McGowan Institute for Regenerative Medicine
faculty member G. Bard Ermentrout, PhD, University of Pittsburgh Professor of Mathematics and Adjunct Professor of Neurobiology, worked with University of California, Berkeley, scientists on computer models that retrace how mollusks build dazzling shells. The work illustrates how memory and sensory input influence action.
Dr. Ermentrout, and lead authors, graduate student Alistair Boettiger and Dr. George Oster of Berkeley, modeled the neural network of mollusks and designed a computer program that can generate the complex patterns and shapes of most mollusk shells. The researchers traced the trail of brain activity that begins with a mollusk’s tongue-like organ called a mantle and leads to the cells that produce the shell and pigmentation.
The team supposed that as mollusks build their shells, they retrace their previous work with the mantle and use those “memories” to continue the pattern. At the same time, the new pigment and shell growth are influenced by external factors that result in the varied patterns and shell structures.
Mr. Boettiger and Drs. Ermentrout and Oster simulated the neural network with integral equations that retrace the previous pattern but can be manipulated to accurately predict how a shell will form under specific conditions. The resulting models help illustrate how neural networks — including mammalian cortices — function in response to a combination of sensory information and experience.
“These models demonstrate the combined influence of sensory input and memories on brain activity,” Dr. Ermentrout said. “Brains convert sensory information into action. If a ball is thrown at you, you duck or catch it because you know that the ball could hit you. That knowledge and the sight of the ball coming at you dictate your action. A mollusk collects sensory information from its previous pigmentation and converts it into motor action by producing more pigmentation and continuing the pattern.”
To construct their model, the team studied electron microscope images of mollusk mantles to understand the neurons that connect the mantle’s sensing cells with the cells that secrete calcium carbonate and pigmented proteins. The team found that the excitatory and inhibitory synapses, which promote or diminish cell activity, surrounding the secretory cells and the cells’ firing thresholds act as a neural network that determines how much calcium and pigment the mollusk secretes. Different rates of calcium carbonate secretion determine the shape of the shell, while different amounts of pigment result in a pattern unique to each species.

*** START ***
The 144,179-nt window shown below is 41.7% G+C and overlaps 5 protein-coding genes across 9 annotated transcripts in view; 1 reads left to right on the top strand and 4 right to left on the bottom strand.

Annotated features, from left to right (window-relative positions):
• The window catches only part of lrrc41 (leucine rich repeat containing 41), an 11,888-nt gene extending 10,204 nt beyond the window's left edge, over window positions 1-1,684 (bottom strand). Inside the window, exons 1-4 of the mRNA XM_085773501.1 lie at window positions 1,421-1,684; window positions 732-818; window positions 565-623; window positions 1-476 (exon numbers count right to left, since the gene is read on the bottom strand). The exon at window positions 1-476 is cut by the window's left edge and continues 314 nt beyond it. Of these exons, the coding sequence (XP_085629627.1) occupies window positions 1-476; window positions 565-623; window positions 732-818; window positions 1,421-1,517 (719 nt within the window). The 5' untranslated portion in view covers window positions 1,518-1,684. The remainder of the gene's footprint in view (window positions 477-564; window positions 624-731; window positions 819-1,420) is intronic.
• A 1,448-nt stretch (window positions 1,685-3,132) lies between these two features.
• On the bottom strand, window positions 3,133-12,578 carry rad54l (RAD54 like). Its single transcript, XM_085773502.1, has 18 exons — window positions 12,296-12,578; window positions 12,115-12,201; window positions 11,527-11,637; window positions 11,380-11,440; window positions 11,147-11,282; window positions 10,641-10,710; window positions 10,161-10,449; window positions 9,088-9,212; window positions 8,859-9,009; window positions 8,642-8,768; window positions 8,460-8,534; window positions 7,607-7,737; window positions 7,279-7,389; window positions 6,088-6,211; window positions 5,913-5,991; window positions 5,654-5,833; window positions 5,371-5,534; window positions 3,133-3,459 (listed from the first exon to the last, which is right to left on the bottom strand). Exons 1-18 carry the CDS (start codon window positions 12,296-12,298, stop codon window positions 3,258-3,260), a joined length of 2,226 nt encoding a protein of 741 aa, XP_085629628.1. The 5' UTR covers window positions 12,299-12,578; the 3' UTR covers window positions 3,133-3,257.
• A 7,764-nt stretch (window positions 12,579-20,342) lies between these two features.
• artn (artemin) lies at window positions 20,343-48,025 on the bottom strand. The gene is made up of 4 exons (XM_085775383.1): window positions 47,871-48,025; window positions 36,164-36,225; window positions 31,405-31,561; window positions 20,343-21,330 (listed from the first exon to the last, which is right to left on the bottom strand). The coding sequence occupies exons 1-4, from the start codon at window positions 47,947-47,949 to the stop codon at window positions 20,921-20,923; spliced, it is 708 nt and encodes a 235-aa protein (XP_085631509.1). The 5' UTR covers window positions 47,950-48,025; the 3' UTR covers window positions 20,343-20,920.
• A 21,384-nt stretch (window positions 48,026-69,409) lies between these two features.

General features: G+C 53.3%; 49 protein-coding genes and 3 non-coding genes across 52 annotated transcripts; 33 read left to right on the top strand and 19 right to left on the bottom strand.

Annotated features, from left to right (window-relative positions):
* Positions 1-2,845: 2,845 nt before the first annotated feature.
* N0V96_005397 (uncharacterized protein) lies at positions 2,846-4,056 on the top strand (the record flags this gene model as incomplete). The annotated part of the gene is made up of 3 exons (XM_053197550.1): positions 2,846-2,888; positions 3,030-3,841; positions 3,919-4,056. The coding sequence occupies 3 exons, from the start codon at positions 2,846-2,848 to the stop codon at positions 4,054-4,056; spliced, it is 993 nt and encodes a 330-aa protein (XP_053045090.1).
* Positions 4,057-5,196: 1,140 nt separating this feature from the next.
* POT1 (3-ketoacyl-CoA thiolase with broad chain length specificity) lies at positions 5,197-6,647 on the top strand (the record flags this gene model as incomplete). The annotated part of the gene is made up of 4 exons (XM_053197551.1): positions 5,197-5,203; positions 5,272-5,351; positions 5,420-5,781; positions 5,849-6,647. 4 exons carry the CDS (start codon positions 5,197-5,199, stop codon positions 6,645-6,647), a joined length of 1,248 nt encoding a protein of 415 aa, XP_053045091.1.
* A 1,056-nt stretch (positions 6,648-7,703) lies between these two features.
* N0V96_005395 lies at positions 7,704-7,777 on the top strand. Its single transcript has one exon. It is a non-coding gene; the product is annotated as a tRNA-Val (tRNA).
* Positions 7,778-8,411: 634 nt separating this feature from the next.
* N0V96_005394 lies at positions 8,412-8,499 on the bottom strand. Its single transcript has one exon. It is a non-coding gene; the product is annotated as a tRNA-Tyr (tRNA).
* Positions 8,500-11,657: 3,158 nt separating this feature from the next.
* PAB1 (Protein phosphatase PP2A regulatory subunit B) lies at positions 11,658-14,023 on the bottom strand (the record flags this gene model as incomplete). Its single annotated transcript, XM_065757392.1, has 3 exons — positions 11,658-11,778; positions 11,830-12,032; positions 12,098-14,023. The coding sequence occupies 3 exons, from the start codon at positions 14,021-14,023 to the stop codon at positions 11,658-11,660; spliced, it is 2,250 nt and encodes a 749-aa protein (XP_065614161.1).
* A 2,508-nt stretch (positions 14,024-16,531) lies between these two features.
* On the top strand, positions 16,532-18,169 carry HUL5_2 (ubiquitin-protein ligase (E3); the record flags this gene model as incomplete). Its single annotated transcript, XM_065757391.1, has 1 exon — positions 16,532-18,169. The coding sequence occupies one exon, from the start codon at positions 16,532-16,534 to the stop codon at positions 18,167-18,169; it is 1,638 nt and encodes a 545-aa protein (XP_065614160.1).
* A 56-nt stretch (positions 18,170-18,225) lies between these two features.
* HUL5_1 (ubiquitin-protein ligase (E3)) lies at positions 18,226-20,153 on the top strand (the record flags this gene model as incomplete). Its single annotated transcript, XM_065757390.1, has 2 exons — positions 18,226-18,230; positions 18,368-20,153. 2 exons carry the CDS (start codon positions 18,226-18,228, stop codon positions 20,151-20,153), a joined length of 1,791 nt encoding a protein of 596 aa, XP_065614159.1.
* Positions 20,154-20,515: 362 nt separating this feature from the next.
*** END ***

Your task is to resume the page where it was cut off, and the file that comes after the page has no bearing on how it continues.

For instance, shell ridges result from one cell increasing calcium carbonate secretion while depressing secretion from surrounding cells. With striped shells, a pigment-secreting cell inhibits secretion of pigment by neighboring cells but not itself, so that the same pattern is repeated day after day, yielding a stripe. Bands parallel to the growing edge form when pigment secreted one day inhibits secreting cells for a few days, resulting in an on/off pattern.
“Traveling wave” patterns of diamonds, zigzags, arrowheads, and other shapes come about when a pigment inhibits future secretion at that site but excites secretion in surrounding cells, so that pigment moves laterally on successive days like a wave.
Illustration: The researchers' computer model can reproduce a wide variety of shell shapes, colors and patterns, including Conus vicweei. In the photo, the real shell is at left and the computer-generated image is at right. (Alistair Boettiger/UC Berkeley)
University of Berkeley Press Release (w/video) (04/01/09)
Science Daily (04/02/09)
Biology News Net (04/02/09)
University Times (04/16/09)
Bio: Dr. Bard Ermentrout
Abstract (Proceedings of the National Academy of the Sciences of the United States of America. Published online 04/07/09.)